“How old are you?” he asked.
He laughed slightly to himself and set his books off to the side on the table where he stood. “So, would you write a novel for me?”
“Why? If you want it written, write it yourself. You seem literate.”
“I’m not talented. I’m not creative as you seem to be.”
“You assume a lot.”
“So, you’re not interested?”
“I don’t have the expertise to write even a fictionalization on those subjects.”
Then out of the blue, he said, “Would you believe that I turned one hundred thousand dollars into seven hundred and fifty thousand dollars by gambling?” He was bragging and quite proud of himself. Even if he were lying, what sort of person would talk about something like that, especially to a total stranger?
“Good for you,” I answered.
“You see, I go to the same casinos that my friend went to. The only difference is that I win.”
“I’m very happy for you.”
“So would you write about these subjects?”
“I think not.”
“What if I offered you fifty thousand dollars to write a fiction novel about these subjects?”
I looked into his eyes. They were bloodshot. Was he drunk? High? Maybe he just reads too much. Whatever it was, I didn’t like him...not one bit. “As I said before, I don’t know enough about either subject to write about them.”
“You could travel with me and I could show you. Then you’d have enough information to write ‘intelligently’,” he said, slightly sarcastic.
“What would make you think I would travel anywhere with you? Or even spend any more time with you now?”
“Meow!” he said as his hand made a swiping motion like a cat clawing at something in front of it. I guess this was his indication that I was defensive, like a cat. Stupid as he was, he had no idea with whom he dealt. I only looked down at him with one eyebrow raised slightly that told him I thought he was an imbecile.
Ignoring that, he asked, “Why not?”
“Look. You get me the facts. I’ll review them and let you know.”
“How do I get in touch with you?”
I pulled out a business card with my office telephone number on it handed it to him.
“Call the number on the bottom of that card. But if you do, and if I would ever write on this subject in any relation to you, I own everything. All the rights to the story, everything that would come from it.”
He smirked again, but I somehow was more immune to it this time. “I wouldn’t want anything to do with any of that. I don’t want anyone knowing anything about me or any connection to you.”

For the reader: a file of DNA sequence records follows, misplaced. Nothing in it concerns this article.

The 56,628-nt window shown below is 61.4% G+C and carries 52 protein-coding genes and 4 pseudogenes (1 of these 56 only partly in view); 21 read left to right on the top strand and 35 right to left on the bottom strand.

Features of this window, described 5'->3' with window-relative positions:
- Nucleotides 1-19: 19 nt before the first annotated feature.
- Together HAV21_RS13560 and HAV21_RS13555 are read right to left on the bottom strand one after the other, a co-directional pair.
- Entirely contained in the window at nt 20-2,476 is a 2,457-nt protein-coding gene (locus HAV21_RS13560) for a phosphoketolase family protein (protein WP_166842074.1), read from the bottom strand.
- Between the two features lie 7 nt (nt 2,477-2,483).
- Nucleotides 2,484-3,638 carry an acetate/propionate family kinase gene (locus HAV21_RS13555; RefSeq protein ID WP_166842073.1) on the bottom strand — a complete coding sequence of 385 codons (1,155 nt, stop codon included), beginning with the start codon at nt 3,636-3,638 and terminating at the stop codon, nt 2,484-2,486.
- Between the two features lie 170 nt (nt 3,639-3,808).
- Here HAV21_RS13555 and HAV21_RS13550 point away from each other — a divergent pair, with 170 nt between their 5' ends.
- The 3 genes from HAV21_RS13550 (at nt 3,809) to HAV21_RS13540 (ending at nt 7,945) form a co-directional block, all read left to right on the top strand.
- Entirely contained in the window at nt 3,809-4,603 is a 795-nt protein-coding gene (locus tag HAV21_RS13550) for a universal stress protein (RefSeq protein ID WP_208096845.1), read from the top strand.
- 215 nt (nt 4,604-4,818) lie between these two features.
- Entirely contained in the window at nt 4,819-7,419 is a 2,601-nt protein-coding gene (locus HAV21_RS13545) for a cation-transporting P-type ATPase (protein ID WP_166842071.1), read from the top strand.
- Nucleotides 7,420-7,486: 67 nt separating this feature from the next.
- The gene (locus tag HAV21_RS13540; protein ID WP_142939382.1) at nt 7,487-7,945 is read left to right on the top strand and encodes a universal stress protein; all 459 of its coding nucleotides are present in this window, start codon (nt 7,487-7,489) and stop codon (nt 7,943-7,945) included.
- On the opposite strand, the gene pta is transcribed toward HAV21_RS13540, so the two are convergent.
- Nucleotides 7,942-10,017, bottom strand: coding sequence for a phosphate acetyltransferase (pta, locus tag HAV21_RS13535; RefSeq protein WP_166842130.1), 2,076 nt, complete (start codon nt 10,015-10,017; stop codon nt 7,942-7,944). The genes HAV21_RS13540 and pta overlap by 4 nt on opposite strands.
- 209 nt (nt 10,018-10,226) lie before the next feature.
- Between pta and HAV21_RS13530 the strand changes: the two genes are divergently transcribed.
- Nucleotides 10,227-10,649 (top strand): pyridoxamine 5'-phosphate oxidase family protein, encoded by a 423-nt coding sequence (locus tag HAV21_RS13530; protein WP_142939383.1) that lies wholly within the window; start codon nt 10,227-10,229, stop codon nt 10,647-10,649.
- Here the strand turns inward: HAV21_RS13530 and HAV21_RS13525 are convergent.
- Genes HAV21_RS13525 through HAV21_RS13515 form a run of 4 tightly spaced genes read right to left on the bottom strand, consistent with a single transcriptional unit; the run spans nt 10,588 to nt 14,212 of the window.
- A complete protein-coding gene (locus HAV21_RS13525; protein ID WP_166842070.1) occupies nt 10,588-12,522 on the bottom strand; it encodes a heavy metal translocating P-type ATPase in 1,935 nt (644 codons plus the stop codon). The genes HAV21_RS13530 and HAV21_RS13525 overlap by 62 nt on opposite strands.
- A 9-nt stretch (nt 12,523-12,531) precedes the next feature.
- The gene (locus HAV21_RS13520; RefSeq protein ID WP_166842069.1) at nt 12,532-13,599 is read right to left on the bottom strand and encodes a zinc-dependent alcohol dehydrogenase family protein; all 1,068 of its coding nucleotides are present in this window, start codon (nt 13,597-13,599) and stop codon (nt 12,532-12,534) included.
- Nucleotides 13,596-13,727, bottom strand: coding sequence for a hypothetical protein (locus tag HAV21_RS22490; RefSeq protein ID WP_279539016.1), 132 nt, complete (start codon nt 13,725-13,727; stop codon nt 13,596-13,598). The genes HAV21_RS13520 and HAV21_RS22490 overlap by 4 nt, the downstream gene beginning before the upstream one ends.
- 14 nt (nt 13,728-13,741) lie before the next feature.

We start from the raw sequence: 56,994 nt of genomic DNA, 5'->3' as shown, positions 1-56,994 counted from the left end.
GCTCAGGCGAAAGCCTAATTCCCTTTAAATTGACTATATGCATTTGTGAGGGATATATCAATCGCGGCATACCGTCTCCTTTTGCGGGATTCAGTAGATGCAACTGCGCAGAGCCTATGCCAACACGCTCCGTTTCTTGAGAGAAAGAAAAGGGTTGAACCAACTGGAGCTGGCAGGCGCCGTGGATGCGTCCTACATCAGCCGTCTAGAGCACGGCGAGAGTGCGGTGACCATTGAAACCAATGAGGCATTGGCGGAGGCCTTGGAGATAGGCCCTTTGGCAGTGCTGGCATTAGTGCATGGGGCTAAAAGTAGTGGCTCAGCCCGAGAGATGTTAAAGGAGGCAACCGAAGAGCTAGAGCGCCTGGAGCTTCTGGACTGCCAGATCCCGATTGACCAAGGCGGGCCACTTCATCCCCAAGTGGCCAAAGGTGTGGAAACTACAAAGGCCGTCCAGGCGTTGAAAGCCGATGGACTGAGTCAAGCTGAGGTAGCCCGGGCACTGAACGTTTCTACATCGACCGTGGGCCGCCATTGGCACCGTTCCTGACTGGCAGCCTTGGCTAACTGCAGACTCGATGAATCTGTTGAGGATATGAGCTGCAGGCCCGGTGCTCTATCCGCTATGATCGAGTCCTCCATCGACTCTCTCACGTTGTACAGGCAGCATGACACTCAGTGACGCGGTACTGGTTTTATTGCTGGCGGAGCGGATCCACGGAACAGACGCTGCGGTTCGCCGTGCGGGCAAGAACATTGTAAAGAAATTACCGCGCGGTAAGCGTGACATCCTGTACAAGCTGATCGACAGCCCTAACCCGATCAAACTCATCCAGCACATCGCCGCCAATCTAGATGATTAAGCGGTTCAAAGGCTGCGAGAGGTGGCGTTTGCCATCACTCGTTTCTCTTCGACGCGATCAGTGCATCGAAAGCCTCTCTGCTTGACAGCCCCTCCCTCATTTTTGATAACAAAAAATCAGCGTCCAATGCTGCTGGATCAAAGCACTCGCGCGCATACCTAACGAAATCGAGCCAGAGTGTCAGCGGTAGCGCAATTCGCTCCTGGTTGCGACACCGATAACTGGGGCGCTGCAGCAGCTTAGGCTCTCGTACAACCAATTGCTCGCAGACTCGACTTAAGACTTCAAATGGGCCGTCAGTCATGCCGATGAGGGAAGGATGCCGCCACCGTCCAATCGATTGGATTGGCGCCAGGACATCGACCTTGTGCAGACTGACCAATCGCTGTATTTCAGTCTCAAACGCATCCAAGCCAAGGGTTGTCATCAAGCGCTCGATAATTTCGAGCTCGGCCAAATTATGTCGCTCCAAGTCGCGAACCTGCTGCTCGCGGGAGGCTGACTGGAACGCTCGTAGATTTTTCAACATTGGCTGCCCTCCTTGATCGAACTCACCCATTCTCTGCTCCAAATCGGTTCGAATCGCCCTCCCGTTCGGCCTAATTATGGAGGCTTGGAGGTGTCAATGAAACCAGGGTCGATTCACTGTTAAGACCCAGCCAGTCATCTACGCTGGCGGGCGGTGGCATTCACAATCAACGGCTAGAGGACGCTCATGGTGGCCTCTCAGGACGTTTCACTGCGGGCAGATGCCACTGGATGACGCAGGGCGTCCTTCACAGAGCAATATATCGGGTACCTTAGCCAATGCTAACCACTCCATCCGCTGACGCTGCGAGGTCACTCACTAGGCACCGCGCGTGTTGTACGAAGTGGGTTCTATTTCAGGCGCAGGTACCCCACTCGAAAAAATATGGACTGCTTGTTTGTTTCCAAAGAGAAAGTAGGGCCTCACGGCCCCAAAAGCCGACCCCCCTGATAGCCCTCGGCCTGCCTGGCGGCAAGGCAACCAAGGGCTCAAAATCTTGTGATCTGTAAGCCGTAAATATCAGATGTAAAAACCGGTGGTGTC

I rolled my eyes slightly, thinking, “Oh boy! Another one of those.” But egging him on, I said, “Why is that? How do you know that I won’t tell someone what you just told me?”
He looked at the checkout desk. Then he looked back at me. “You have no idea who I am.”
“Nor do I care,” I thought, but said, “You just told me your name.”
“If you went to that desk and asked them who just checked out these books, they’d give you a fake name. Not my name?”
“Not Jeffrey Shepherd?”
“That may not be my real name.”
“Whatever,” I said and turned toward the exit. “Well, you have yourself a good night...whoever you are.” I started walking toward the door and unfortunately for me, he followed. Glancing around, I noticed people looking at us, and they had questions in the gazes. “God, how I wish I hadn’t come into this library tonight,” I whispered under my breath.
Walking outside, he said. “So do we have a deal?”
“You’ll write about these subjects.”
“There’s no deal. Check with me at the end of next week,” I said as I kept walking to my car.
“No. I’ll call you in a month.”
Over my shoulder I said, “The novel will be finished by then.” I then continued to my car as he walked to his. I got in my car, started it and drove home.
I was only about thirty minutes from my house and, within fifteen of those, I had the entire story mapped out in my head. I got home, let my dogs out in the yard, made myself a cappuccino and sat down at my desk. I grabbed my book of baby names from on top of it and started searching for a name for the main character. I wanted to call him something related to John, but he needed to be Slavic, from Yugoslavia because I have a thing for men from that part of the world. Maybe because I enjoy the mystery of Slavic countries. I knew the last name would be Andrich. No explanation for that; it just felt right. I saw him so clearly in my mind for I had been seeing him in my mind since I was a child. I knew he would be FBI — just my personal preference. Then I saw the name Ives in the book. It was British, but I gave it a Serbo-Croatian pronunciation — I pronounced as E — and there we had it. Ives pronounced as Eves. Ives Andrich — strong, dark haired, hazel brown-green eyes, tall...long legged, powerful, influential with the intelligence to go along with it, romantic, sensuous, and virile. I smiled to myself. Now that is my type of man. This is going to be fun!
So there it is. It all started with a strange and uncomfortable meeting at that library in Phoenix, Arizona. That was the birth of Ives Andrich and The Killing Game Series. As odd as that meeting was, and as odd as that man seemed (whatever his name), it was one of the best nights of my life. A night that changed my life forever. I sincerely hope that whoever buys my stories enjoys reading them as much as I enjoy writing them. Dedication and love go into every story, along with parts of me and my life (like this story, which actually happened). If you have not read any of my novels, I hope you will consider them for your reading pleasure in the future. I hope you follow along to find out what happens with my heroes, heroines, and villains!
The Black Rose
P.S. By the way, I did have some knowledge on both of the subjects he mentioned. But writing about them, even fictionally, gave me more first-hand knowledge than I could have ever wanted.
The Black Rose Author website
Amazon Author Page http://andrichpublishing.com/